Lake-effect snow appears to be the cause of the blizzard that completely covered most parts of northwestern US states from November 18.
Lake-effect snow has been formed by cold air from the arctic sweeping over the Great Lakes – on the borders of the US and Canada – and picking up water vapor particles that are relatively warm in comparison.
The same effect also occurs over bodies of salt water, when it is termed ocean-effect or bay-effect snow.
The bands of freezing air then cool down the droplets until they are transformed into solid snowflakes, and this process can continue for as long as the two contrasting temperatures merge together.
The areas affected by lake-effect snow are called snowbelts.
The potential longevity of the snow can mean that New York, New Hampshire, Michigan, North Dakota, Minnesota, Massachusetts, Wisconsin, Ohio and Pennsylvania are likely to be covered in even more intense flurries before the rest of it gets a chance to be cleared or melt away.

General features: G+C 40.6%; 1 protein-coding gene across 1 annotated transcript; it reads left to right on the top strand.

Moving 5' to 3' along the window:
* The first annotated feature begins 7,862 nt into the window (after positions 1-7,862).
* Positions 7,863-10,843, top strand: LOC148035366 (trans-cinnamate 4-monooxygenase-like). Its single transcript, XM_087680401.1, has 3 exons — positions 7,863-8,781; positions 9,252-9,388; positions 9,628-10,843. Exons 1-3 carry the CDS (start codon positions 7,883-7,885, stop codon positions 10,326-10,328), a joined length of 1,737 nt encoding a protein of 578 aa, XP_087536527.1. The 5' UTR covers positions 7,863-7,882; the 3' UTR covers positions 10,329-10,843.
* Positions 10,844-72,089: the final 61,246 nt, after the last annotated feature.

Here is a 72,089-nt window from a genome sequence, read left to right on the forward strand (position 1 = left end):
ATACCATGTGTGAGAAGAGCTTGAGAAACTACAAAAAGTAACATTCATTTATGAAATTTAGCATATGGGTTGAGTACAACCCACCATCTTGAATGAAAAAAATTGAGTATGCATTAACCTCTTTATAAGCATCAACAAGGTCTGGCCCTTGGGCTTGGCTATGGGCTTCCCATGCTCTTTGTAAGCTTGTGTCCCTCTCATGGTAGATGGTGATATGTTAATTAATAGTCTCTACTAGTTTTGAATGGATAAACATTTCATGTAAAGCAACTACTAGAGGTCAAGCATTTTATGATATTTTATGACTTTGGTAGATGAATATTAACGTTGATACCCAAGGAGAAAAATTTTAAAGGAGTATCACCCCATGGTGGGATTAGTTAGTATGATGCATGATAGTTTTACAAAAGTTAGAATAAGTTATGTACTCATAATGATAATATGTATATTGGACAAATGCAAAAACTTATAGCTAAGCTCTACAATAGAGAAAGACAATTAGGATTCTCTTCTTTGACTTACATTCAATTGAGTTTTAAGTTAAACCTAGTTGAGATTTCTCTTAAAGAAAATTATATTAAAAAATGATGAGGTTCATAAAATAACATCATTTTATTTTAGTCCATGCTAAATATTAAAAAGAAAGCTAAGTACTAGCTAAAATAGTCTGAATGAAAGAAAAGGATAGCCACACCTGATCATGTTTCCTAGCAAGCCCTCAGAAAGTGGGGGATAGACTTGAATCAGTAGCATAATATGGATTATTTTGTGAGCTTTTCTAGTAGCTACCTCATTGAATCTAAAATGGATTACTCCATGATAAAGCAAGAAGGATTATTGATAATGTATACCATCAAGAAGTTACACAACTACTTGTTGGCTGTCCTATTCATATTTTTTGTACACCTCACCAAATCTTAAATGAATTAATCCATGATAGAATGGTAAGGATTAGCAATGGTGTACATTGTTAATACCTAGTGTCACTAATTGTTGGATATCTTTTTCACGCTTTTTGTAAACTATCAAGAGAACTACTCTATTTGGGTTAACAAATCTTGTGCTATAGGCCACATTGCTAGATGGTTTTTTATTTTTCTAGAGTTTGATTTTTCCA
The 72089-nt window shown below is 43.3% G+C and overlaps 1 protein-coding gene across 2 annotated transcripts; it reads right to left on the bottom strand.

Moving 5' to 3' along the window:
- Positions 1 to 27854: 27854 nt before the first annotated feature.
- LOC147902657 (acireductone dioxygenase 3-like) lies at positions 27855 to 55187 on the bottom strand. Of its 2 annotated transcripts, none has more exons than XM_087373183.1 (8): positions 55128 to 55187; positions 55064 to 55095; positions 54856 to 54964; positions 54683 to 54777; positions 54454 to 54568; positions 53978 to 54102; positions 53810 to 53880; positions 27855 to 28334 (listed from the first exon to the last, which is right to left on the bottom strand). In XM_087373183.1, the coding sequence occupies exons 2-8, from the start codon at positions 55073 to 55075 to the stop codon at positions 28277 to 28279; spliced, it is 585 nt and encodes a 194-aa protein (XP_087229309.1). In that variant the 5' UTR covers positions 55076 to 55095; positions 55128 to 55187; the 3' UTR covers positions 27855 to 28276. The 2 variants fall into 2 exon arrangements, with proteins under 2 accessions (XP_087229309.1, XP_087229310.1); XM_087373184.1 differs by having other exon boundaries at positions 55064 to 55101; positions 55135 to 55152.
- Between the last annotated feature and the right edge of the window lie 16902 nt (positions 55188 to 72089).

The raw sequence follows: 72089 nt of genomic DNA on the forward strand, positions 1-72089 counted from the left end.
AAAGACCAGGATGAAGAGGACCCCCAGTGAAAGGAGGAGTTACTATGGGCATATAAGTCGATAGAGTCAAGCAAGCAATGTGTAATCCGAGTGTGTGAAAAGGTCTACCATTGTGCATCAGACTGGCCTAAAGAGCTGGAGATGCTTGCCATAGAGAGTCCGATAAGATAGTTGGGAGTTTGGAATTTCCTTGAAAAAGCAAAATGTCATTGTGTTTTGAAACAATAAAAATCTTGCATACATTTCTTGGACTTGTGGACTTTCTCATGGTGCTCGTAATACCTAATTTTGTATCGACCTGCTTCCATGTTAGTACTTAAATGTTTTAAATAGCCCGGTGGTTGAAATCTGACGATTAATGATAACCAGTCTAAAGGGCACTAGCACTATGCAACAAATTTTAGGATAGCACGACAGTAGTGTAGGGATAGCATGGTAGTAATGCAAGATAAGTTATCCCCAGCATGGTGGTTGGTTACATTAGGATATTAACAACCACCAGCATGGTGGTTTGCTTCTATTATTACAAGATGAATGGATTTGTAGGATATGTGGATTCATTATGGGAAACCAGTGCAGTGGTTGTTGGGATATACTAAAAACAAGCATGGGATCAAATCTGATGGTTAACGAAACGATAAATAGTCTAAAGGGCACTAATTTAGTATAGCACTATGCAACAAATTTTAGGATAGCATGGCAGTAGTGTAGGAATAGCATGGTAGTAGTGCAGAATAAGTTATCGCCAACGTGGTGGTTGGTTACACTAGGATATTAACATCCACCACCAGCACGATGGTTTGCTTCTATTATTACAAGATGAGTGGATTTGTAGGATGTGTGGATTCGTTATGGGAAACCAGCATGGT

A very mild, warm and wet autumn coupled with arctic air hitting the Great Lakes is not unusual and only a small proportion of the US is affected by the lake-effect snow.
A lake-effect blizzard is the blizzard-like conditions resulting from lake-effect snow. Under certain conditions, strong winds can accompany lake-effect snows creating blizzard-like conditions; however the duration of the event is often slightly less than that required for a blizzard warning in both the US and Canada.
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